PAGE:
I don't recall hyperspace ever killing people in an Asimov story.
The only story in I, Robot in which the discovery of the hyperspace drive is prominent is Escape!. However, hyperspace doesn't actually kill anyone. Technically, both the characters experiencing the hyperspace jump, and the people monitoring them, consider the travelers dead while in hyperspace; however the travelers keep thinking, talking, and so on, so it's not clear to me why we should consider them dead.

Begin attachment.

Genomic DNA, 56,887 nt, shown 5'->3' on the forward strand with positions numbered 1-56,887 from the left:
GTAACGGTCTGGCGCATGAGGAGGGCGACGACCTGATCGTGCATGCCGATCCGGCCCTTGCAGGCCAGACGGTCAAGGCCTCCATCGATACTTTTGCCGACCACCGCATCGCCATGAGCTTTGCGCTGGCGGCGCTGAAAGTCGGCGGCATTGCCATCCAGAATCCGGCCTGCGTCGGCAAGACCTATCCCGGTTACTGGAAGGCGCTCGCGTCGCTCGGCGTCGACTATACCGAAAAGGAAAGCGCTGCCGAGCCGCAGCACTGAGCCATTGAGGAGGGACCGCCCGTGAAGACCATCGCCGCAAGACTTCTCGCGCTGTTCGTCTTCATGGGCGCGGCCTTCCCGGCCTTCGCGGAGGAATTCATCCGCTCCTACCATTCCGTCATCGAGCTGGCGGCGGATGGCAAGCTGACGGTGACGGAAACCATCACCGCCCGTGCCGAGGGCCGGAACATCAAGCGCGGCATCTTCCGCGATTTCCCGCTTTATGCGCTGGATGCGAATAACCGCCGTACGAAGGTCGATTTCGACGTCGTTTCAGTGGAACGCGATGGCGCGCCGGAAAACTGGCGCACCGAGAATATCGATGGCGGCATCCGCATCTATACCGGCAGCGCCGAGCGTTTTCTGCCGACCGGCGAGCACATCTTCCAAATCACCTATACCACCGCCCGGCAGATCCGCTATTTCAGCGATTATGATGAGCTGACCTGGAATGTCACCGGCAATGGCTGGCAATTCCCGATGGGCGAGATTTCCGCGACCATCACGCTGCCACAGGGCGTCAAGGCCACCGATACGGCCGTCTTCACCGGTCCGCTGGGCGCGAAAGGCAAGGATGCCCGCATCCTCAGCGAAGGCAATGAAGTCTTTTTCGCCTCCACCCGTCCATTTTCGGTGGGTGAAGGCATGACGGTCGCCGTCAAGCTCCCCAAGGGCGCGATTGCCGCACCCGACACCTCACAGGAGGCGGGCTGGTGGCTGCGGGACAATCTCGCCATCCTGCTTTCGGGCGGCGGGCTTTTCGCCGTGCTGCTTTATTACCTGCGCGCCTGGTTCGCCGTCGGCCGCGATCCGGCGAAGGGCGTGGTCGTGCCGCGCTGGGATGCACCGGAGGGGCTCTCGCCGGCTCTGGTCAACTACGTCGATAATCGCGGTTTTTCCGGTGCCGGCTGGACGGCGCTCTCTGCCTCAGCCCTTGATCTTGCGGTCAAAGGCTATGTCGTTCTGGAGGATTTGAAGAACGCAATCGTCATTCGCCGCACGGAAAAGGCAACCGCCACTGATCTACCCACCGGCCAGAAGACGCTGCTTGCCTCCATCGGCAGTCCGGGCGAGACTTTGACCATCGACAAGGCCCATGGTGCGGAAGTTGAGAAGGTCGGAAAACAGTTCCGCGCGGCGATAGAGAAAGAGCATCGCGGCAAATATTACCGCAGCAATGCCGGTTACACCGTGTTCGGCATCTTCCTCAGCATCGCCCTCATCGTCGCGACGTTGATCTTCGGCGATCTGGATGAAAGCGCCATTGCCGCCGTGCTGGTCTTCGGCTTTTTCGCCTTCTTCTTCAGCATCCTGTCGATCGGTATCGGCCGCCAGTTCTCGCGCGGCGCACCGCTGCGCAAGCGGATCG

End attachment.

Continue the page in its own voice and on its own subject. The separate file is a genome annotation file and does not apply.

The positronic brain in charge of building the drive also considers the travelers to be dead during the jump. This is a violation of the letter of the first law of robotics — though not of the spirit, since nothing irreversible is happening to the humans. The story revolves around the positronic brain's reaction to this borderline violation of the first law.
As for “one AI could not construct the ship while the other could”, USR's competitor's supercomputer didn't understand the subtlety and completely broke down from being strongly ordered to violate the first law. Susan Calvin handled USR's supercomputer better, so that it only played pranks, distanciating itself from what it was doing, but survived the hurdle.